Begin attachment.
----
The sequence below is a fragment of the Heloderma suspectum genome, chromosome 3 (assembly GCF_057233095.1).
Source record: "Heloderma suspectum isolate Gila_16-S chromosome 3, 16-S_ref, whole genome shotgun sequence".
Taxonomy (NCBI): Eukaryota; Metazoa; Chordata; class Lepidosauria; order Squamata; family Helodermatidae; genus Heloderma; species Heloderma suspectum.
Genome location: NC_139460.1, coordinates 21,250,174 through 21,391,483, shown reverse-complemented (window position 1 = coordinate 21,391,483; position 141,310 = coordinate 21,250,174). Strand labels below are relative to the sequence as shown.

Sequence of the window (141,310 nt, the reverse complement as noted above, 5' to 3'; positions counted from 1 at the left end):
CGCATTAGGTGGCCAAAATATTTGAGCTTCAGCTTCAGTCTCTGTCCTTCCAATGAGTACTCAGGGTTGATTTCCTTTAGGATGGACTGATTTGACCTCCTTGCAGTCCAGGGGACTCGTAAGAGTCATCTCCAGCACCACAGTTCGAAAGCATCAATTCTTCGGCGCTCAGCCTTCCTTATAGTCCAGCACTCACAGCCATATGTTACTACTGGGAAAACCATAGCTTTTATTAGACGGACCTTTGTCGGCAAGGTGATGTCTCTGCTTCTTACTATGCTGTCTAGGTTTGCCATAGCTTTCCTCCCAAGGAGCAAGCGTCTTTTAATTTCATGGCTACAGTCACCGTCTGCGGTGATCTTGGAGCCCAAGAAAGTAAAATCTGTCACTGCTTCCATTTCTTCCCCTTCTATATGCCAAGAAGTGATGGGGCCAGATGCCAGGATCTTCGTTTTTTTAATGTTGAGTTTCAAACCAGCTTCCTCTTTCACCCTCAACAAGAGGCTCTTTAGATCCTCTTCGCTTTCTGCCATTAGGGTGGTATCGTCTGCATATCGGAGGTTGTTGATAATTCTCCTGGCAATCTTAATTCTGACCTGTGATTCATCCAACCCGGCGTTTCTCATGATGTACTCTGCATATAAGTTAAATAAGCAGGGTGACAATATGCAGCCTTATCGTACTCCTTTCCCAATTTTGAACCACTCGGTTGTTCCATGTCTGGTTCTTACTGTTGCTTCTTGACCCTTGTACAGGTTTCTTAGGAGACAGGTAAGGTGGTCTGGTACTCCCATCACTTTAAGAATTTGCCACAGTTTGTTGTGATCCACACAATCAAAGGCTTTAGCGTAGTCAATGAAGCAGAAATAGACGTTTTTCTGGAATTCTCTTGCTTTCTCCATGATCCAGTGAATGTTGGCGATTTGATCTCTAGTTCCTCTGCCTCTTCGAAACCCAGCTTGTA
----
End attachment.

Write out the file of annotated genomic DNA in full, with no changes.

The sequence below is a fragment of the Heloderma suspectum genome, chromosome 3 (assembly GCF_057233095.1).
Source record: "Heloderma suspectum isolate Gila_16-S chromosome 3, 16-S_ref, whole genome shotgun sequence".
Taxonomy (NCBI): Eukaryota; Metazoa; Chordata; class Lepidosauria; order Squamata; family Helodermatidae; genus Heloderma; species Heloderma suspectum.
Genome location: NC_139460.1, coordinates 21,250,174 through 21,391,483, shown reverse-complemented (window position 1 = coordinate 21,391,483; position 141,310 = coordinate 21,250,174). Strand labels below are relative to the sequence as shown.

Sequence of the window (141,310 nt, the reverse complement as noted above, 5' to 3'; positions counted from 1 at the left end):
CGCATTAGGTGGCCAAAATATTTGAGCTTCAGCTTCAGTCTCTGTCCTTCCAATGAGTACTCAGGGTTGATTTCCTTTAGGATGGACTGATTTGACCTCCTTGCAGTCCAGGGGACTCGTAAGAGTCATCTCCAGCACCACAGTTCGAAAGCATCAATTCTTCGGCGCTCAGCCTTCCTTATAGTCCAGCACTCACAGCCATATGTTACTACTGGGAAAACCATAGCTTTTATTAGACGGACCTTTGTCGGCAAGGTGATGTCTCTGCTTCTTACTATGCTGTCTAGGTTTGCCATAGCTTTCCTCCCAAGGAGCAAGCGTCTTTTAATTTCATGGCTACAGTCACCGTCTGCGGTGATCTTGGAGCCCAAGAAAGTAAAATCTGTCACTGCTTCCATTTCTTCCCCTTCTATATGCCAAGAAGTGATGGGGCCAGATGCCAGGATCTTCGTTTTTTTAATGTTGAGTTTCAAACCAGCTTCCTCTTTCACCCTCAACAAGAGGCTCTTTAGATCCTCTTCGCTTTCTGCCATTAGGGTGGTATCGTCTGCATATCGGAGGTTGTTGATAATTCTCCTGGCAATCTTAATTCTGACCTGTGATTCATCCAACCCGGCGTTTCTCATGATGTACTCTGCATATAAGTTAAATAAGCAGGGTGACAATATGCAGCCTTATCGTACTCCTTTCCCAATTTTGAACCACTCGGTTGTTCCATGTCTGGTTCTTACTGTTGCTTCTTGACCCTTGTACAGGTTTCTTAGGAGACAGGTAAGGTGGTCTGGTACTCCCATCACTTTAAGAATTTGCCACAGTTTGTTGTGATCCACACAATCAAAGGCTTTAGCGTAGTCAATGAAGCAGAAATAGACGTTTTTCTGGAATTCTCTTGCTTTCTCCATGATCCAGTGAATGTTGGCGATTTGATCTCTAGTTCCTCTGCCTCTTCGAAACCCAGCTTGTA